Now, perhaps I will write a post in the near future providing some more careful and elaborate thoughts on the problem of evil, but suffice it to say for now that I see no reason to conclude from any empirical evidence of evil that that evil is gratuitous, and I am very skeptical of the emotional ‘force’ that such evidence is intended to provide. Moreover, I see no reason to think that evolution provides any special challenge in the sense that some essential feature of the theory of evolution figures prominently in the argument here. People usually simply point to death and predation as features of evolution which are evil, but I think death may be accidental, rather than essential, to evolution. Evolution could, in principle, work without those things – there is a logically possible world in which evolution is true and in which no organisms die (I used to think evolution couldn’t work without death, but now I’m beginning to think that evolution may be able to work just fine without death after all). However, even if evolution required those things essentially, one could give a free will defense of at least predation if one accepted that animals had genuine and morally significant free will. On the other hand, there is no reason to think that evolution (as it exists) couldn’t be the by-product of the free will of fallen angels (in fact, various passages in the Bible point in that direction, though the best example is in the book of Wisdom which protestants reject, so it doesn’t get the air-time it deserves), and that free-will defense would cover any kind of animal death.

    Finally, even if a strong evidential argument against the existence of God could be constructed using evolution, what I was discussing in the above post was the logical compossibility of evolution and theism, so that unless you think evolution could provide us with a logical problem of evil, I will have succeeded at the task to which I set myself.

    Thanks again for your thoughts, and I foresee a post in the (hopefully near) future where I will lay out my thoughts on the problem of evil more deliberately.

  3. re: “The reason I am not impressed by any evidential cases of the problem of evil is that there is no empirical measure for gratuity. No amount of evidence in principle warrants the conclusion that any evil is gratuitous.”

    Invoking Stephen Law’s challenge here: can we say the same thing about an evil God? Namely, that no amount of seeming instances of good should not warrant the conclusion that it is not for the greater evil?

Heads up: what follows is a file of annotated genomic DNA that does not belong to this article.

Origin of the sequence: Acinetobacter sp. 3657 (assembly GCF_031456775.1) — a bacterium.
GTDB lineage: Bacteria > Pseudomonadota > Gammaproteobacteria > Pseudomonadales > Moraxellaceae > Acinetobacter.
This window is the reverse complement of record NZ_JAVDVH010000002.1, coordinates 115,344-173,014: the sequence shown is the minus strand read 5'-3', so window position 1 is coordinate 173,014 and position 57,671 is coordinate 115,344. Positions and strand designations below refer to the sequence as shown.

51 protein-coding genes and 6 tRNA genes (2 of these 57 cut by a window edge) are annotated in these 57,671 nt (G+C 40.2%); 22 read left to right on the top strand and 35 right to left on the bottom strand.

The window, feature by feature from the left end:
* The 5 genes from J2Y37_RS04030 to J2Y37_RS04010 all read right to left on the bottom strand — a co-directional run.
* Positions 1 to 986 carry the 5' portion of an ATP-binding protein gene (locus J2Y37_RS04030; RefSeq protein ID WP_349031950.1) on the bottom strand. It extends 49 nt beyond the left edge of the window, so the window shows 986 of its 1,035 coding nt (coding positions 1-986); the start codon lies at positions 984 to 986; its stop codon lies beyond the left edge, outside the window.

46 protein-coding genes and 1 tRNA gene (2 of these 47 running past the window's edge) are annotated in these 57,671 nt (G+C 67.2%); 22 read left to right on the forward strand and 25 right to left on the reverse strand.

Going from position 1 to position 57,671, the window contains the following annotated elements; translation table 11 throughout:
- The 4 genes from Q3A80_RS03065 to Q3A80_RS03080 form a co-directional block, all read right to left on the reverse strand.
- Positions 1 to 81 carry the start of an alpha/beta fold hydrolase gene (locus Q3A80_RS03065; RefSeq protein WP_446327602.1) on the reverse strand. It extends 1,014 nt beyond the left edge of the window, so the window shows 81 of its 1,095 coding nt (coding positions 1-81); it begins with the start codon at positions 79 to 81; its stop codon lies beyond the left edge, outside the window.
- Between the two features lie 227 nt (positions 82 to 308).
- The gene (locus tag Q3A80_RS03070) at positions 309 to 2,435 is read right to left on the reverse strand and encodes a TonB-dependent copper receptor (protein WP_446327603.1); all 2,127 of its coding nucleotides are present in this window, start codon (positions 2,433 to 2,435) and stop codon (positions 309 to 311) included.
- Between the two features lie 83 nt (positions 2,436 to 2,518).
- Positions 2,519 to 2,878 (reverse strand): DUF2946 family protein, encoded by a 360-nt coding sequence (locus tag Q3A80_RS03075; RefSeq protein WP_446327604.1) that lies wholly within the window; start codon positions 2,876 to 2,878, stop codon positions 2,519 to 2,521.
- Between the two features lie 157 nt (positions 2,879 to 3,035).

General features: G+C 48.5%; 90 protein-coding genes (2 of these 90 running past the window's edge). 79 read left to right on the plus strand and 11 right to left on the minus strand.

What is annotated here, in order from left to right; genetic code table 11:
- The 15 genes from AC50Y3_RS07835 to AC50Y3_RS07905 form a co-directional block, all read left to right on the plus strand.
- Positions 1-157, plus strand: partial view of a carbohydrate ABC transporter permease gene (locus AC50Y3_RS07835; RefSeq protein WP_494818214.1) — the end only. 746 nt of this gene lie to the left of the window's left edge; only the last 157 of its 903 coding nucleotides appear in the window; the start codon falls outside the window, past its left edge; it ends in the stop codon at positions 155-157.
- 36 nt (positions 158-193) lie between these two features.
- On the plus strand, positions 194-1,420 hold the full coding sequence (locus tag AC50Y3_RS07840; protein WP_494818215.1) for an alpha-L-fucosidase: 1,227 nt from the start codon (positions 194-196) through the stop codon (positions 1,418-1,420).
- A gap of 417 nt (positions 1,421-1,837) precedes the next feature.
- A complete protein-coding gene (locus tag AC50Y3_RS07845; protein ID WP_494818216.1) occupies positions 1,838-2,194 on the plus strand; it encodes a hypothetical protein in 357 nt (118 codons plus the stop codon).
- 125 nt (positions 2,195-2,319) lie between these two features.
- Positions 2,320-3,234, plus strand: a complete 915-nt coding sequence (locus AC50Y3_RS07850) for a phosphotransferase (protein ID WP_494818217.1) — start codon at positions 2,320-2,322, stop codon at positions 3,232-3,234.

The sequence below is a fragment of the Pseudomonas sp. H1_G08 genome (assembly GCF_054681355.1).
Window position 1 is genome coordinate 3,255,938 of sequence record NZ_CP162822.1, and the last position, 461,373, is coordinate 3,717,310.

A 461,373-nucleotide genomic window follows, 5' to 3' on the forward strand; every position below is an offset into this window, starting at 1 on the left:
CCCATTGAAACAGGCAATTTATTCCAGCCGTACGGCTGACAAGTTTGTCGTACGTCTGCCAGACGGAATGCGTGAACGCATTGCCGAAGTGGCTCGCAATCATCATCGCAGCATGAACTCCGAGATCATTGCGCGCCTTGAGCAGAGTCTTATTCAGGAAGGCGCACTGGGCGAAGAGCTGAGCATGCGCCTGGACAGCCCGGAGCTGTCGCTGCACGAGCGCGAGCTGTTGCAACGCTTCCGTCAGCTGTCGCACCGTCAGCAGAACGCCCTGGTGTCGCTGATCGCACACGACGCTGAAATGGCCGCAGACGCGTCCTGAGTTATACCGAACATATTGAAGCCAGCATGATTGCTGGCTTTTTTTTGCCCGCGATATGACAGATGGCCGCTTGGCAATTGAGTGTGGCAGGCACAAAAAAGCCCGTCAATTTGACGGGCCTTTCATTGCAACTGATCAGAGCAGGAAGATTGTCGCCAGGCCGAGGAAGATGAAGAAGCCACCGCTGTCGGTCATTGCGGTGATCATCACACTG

Evidential arguments are not supposed to be a proofs like mathematical proofs are.

    Why shouldn’t people take their seemings at face value until they find a defeater? And why should your theodicies be any more plausible than the Evil God theodicies?

    re: “On the other hand, there is no reason to think that evolution (as it exists) couldn’t be the by-product of the free will of fallen angels (in fact, various passages in the Bible point in that direction, though the best example is in the book of Wisdom which protestants reject, so it doesn’t get the air-time it deserves)”

    Why would God set up a ridiculous system like that? It’s like if my neighbor wronged me, and I took it out by going to another country and took revenge on stranger.

  4. You ask whether no amount of seeming instances of good should warrant the conclusion that good is simply permitted by a maximally evil God for the sake of further evil, to which I would reply in the affirmative. The only way I can think to argue the contrary would be to suggest that there isn’t a perfect parody here because although we can imagine evils for the sake of other goods, perhaps it is more difficult to imagine the reverse (love may require free will, which will allow for evils, but is there really any evil which cannot be achieved without a similar good – I’m not sure). In any case, somebody could always in principle invoke skeptical (evil) theism, and the point is that there isn’t anything logically the matter with that response.

    The reason I’m skeptical of taking an evil ‘seeming’ to be gratuitous at face value is that ‘seeming’ gratuitous in this context provides absolutely no (or at least negligibly little) epistemic warrant for the conclusion that any evil is in fact gratuitous. In order to decide whether evils are in fact gratuitous we have to answer other questions first, such as whether God exists. I understand that evidential arguments are not supposed to be proofs which boast deductive closure or anything, but that isn’t my problem with them. My problem is that I think the inference they draw is literally unwarranted because we have no good reason to suspect that we occupy an epistemic vantage point from which we can, with any confidence at all, determine whether some evil is likely to be gratuitous. That just isn’t the human situation here.